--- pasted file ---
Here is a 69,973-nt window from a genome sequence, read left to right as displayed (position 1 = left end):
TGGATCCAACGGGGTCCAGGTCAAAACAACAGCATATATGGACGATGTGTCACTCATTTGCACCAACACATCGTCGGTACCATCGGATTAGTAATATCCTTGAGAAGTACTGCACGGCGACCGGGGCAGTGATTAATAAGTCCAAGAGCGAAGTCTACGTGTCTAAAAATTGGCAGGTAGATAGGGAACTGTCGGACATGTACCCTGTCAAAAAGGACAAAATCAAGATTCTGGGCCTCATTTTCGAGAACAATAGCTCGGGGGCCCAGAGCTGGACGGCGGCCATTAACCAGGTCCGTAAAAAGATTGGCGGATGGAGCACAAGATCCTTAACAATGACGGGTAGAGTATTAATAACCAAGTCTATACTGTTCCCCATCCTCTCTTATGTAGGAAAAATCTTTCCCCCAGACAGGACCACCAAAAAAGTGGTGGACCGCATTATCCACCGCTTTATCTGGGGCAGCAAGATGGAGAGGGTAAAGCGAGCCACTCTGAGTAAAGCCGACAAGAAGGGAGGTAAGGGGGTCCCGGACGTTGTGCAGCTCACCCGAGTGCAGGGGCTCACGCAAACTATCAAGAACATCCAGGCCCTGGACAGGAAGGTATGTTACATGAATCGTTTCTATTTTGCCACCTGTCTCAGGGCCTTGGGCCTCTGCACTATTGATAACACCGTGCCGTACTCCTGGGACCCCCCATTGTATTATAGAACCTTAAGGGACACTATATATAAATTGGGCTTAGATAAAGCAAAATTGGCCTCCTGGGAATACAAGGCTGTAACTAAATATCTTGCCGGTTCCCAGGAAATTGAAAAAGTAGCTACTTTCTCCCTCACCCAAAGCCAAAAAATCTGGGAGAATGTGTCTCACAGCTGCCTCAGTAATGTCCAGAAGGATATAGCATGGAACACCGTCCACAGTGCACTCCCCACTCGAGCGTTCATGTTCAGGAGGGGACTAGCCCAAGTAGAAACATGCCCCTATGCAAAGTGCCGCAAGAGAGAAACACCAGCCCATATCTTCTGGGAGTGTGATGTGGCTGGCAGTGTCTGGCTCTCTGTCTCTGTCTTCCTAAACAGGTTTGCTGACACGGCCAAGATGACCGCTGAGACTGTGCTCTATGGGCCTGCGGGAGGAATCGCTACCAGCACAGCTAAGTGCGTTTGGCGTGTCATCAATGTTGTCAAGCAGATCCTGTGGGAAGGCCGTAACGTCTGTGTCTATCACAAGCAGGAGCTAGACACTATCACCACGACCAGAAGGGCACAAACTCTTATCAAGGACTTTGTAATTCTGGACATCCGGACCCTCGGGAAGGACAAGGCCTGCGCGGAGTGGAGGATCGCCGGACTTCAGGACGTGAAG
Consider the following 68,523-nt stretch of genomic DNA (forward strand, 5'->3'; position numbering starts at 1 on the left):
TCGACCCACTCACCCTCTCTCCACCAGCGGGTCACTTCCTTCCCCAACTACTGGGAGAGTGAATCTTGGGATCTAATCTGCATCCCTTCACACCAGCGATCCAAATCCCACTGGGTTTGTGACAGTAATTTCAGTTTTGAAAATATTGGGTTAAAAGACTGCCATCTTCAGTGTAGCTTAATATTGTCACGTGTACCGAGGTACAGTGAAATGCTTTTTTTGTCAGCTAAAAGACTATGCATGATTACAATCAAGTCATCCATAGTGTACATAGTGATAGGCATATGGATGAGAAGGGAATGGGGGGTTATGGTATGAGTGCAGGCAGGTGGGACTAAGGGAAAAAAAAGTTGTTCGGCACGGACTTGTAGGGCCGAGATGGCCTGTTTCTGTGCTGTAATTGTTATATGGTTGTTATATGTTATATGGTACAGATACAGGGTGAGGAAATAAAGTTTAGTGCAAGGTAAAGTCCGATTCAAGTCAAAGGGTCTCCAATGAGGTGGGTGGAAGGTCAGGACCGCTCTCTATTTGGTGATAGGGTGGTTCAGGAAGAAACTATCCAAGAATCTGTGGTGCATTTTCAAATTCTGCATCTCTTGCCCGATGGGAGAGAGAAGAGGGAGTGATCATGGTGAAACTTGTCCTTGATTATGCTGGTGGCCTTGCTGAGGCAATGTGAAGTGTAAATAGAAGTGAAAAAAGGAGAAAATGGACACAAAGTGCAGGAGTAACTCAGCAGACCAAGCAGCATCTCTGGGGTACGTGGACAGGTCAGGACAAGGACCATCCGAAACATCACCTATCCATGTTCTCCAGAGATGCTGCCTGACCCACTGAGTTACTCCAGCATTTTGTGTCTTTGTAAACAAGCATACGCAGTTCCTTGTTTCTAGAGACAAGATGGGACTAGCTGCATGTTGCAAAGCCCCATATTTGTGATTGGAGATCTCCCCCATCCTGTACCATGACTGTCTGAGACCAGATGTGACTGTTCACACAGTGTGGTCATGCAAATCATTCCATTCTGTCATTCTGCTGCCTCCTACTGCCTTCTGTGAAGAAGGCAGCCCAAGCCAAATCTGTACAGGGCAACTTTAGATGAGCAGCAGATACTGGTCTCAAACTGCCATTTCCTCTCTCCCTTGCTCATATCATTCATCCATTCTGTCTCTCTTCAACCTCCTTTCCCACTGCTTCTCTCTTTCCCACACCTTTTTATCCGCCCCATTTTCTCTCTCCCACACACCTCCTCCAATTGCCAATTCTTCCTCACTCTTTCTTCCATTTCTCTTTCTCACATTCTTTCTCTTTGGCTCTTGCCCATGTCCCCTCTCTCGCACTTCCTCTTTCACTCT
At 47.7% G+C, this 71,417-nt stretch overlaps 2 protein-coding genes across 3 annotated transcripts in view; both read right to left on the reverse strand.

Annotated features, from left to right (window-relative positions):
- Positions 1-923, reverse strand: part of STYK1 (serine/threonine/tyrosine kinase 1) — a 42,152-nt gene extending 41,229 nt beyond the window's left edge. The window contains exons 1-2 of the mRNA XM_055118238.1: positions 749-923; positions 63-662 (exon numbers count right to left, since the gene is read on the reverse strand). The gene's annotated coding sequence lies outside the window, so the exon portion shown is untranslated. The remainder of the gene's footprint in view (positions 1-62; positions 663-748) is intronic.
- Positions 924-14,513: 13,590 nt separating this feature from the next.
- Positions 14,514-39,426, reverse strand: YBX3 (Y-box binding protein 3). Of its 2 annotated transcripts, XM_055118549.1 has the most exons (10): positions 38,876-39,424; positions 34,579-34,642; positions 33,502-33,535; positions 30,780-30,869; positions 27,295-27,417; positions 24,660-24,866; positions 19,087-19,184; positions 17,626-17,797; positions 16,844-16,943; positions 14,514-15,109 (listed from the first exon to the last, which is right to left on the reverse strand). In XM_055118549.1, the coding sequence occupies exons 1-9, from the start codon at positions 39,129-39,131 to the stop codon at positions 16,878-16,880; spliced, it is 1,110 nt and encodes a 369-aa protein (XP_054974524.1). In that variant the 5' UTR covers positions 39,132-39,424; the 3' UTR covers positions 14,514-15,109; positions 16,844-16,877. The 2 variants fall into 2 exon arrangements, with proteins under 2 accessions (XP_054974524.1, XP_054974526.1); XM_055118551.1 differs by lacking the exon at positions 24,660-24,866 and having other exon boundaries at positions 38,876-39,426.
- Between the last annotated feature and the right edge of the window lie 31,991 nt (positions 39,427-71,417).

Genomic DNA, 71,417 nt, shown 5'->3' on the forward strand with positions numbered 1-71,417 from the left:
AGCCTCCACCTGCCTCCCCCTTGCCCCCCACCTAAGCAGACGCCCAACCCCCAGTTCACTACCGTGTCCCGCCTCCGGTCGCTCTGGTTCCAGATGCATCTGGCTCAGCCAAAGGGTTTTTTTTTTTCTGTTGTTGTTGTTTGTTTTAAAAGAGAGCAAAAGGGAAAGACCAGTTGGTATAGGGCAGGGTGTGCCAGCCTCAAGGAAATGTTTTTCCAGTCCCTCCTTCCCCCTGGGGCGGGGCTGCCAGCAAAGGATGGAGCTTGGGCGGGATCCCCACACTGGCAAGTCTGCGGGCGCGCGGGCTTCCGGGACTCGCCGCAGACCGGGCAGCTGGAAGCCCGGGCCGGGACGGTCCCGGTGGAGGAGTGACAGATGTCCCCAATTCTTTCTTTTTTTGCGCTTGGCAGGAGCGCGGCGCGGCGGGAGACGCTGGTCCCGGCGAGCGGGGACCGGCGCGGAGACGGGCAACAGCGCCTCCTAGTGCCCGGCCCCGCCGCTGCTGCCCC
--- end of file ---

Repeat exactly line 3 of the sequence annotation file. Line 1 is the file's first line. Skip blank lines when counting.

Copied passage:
Consider the following 68,523-nt stretch of genomic DNA (forward strand, 5'->3'; position numbering starts at 1 on the left):